Increasing your anaerobic capacity in addition to your aerobic capacity help long distance runners improve their times new research shows.
The researchers from Simon Frasier University (SFU) in British Columbia measured aerobic and anaerobic capacity in 10 male mountain marathon runners and found a runner’s pre-race anaerobic fitness capacity is a key factor in determining who will have the fastest finishing times.
Aerobic fitness refers to how the body uses energy when there is enough oxygen, such as the energy burn that occurs when running at a comfortable pace. Anaerobic fitness refers to the body’s ability to exercise when there’s not enough oxygen, such as during a sprint to the finish line at the end of a race.
The 10 runners were of similar age, weight and height and aerobic capacity was measured by having the subjects run to the point of exhaustion on a treadmill, while anaerobic capacity was assessed through seated cycling ergometer.
“All our participants finished the race. The regression results indicated that those with higher anaerobic capacity were predicted to have a faster finishing time. This prediction of race finishing time was significant at a five percent level and explained 54 percent of the variance in finishing times,” said Michael Rogers, a member of the SFU research team. However, he added that the findings suggest the need for further research to explain the remaining 46 percent variance in finishing results.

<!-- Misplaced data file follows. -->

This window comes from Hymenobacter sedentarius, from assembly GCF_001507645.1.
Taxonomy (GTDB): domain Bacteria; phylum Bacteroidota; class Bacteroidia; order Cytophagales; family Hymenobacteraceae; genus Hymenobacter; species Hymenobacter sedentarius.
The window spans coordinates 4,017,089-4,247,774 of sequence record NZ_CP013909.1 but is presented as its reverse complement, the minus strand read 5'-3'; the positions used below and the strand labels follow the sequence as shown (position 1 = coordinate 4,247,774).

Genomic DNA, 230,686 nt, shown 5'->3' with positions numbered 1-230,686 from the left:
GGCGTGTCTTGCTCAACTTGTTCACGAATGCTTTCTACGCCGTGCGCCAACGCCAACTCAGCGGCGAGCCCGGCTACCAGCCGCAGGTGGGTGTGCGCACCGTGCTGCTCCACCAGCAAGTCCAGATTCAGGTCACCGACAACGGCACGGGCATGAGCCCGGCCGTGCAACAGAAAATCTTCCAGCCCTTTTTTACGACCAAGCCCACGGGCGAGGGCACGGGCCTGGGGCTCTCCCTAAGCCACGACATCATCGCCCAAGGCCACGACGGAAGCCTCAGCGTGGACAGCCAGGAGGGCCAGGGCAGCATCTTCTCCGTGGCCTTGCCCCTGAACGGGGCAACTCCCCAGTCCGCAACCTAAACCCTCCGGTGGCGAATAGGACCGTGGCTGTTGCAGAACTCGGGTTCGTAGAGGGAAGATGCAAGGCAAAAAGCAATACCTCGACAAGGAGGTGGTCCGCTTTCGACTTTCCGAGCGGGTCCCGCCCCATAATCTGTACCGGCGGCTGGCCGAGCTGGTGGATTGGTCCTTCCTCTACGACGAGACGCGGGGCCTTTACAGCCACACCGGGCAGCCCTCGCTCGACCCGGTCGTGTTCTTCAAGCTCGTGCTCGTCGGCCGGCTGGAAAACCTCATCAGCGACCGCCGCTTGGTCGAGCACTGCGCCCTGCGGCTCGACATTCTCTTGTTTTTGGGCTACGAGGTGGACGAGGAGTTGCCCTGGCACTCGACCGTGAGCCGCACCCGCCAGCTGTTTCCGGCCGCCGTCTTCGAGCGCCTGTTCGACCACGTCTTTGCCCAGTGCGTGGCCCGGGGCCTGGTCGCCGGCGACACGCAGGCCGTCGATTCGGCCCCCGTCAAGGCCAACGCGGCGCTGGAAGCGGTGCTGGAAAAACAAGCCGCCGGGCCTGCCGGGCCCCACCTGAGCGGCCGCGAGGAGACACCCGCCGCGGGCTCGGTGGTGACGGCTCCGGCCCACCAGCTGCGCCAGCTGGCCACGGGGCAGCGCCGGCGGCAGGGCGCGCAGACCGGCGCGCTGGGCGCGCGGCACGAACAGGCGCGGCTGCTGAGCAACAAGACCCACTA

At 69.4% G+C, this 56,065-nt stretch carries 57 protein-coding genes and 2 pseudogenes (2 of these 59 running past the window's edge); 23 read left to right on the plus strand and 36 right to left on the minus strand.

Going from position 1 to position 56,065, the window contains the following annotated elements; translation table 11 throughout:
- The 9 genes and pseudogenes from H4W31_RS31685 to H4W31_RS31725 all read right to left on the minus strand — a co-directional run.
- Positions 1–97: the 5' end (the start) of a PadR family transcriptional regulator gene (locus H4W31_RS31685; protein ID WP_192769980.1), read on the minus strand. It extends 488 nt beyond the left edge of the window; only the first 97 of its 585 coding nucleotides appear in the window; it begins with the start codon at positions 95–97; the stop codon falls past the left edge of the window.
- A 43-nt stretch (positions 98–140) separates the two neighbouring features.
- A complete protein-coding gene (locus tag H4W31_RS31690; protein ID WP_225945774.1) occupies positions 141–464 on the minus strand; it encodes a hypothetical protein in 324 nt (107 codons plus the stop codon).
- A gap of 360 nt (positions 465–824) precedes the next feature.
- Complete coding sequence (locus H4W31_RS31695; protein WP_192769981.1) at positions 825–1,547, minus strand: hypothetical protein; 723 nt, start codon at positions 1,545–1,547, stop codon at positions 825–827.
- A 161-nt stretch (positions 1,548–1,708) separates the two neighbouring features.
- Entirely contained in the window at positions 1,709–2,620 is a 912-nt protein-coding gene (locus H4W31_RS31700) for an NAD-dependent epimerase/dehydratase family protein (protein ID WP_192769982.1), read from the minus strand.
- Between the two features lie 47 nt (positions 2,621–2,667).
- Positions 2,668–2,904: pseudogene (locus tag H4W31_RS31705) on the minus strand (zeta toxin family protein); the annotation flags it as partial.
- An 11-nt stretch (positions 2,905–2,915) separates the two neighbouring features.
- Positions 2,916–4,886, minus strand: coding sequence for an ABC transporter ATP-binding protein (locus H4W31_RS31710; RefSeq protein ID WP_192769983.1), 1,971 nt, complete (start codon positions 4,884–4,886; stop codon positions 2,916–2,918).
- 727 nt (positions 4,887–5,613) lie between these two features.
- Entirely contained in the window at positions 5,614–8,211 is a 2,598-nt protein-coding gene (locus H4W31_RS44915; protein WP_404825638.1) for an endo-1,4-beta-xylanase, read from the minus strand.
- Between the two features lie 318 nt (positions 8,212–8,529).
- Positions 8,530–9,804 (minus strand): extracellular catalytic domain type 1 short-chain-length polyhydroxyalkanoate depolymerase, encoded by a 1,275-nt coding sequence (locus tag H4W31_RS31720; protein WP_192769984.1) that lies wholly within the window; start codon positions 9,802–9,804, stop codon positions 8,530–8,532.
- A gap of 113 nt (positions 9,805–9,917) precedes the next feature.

The results suggest that long distance runners should aim to increase their anaerobic capacity in addition to their aerobic capacity.
“Typically, anaerobic capacity can be improved with high-intensity, shorter-duration training, such as in repetitive uphill sprint training,” Rogers said. The team also made a new observation: High-intensity efforts at greater than about 80 to 85 percent of maximal age-predicted heart rates can be being maintained for several hours in these mountain ultra-marathons. This is novel because “these are races that are typically thought to be performed at considerably lower exercise intensities,” Rogers said.
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